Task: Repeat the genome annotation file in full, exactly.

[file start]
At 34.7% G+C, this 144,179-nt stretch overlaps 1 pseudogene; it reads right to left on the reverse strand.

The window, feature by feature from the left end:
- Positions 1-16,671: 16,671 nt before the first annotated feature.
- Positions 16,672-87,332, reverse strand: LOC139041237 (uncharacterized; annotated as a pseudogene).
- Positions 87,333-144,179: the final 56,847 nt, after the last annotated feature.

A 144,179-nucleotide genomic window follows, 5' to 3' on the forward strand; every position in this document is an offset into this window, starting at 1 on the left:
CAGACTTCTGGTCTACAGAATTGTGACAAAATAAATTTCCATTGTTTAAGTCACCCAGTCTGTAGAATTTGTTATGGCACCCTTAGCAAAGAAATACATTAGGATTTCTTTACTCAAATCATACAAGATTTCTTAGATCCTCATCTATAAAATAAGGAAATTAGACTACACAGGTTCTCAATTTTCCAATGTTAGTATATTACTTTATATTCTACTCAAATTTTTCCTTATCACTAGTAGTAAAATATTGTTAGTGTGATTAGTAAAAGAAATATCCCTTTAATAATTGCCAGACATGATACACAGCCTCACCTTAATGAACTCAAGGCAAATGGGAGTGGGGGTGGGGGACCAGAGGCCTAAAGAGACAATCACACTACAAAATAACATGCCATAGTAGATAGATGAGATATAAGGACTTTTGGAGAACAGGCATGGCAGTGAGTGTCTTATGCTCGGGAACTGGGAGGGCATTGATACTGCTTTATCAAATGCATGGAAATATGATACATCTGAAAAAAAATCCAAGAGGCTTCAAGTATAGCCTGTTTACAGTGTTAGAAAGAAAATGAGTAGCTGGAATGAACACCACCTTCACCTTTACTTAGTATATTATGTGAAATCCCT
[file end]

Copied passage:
At 34.7% G+C, this 144,179-nt stretch overlaps 1 pseudogene; it reads right to left on the reverse strand.

The window, feature by feature from the left end:
- Positions 1-16,671: 16,671 nt before the first annotated feature.
- Positions 16,672-87,332, reverse strand: LOC139041237 (uncharacterized; annotated as a pseudogene).
- Positions 87,333-144,179: the final 56,847 nt, after the last annotated feature.

A 144,179-nucleotide genomic window follows, 5' to 3' on the forward strand; every position in this document is an offset into this window, starting at 1 on the left:
CAGACTTCTGGTCTACAGAATTGTGACAAAATAAATTTCCATTGTTTAAGTCACCCAGTCTGTAGAATTTGTTATGGCACCCTTAGCAAAGAAATACATTAGGATTTCTTTACTCAAATCATACAAGATTTCTTAGATCCTCATCTATAAAATAAGGAAATTAGACTACACAGGTTCTCAATTTTCCAATGTTAGTATATTACTTTATATTCTACTCAAATTTTTCCTTATCACTAGTAGTAAAATATTGTTAGTGTGATTAGTAAAAGAAATATCCCTTTAATAATTGCCAGACATGATACACAGCCTCACCTTAATGAACTCAAGGCAAATGGGAGTGGGGGTGGGGGACCAGAGGCCTAAAGAGACAATCACACTACAAAATAACATGCCATAGTAGATAGATGAGATATAAGGACTTTTGGAGAACAGGCATGGCAGTGAGTGTCTTATGCTCGGGAACTGGGAGGGCATTGATACTGCTTTATCAAATGCATGGAAATATGATACATCTGAAAAAAAATCCAAGAGGCTTCAAGTATAGCCTGTTTACAGTGTTAGAAAGAAAATGAGTAGCTGGAATGAACACCACCTTCACCTTTACTTAGTATATTATGTGAAATCCCT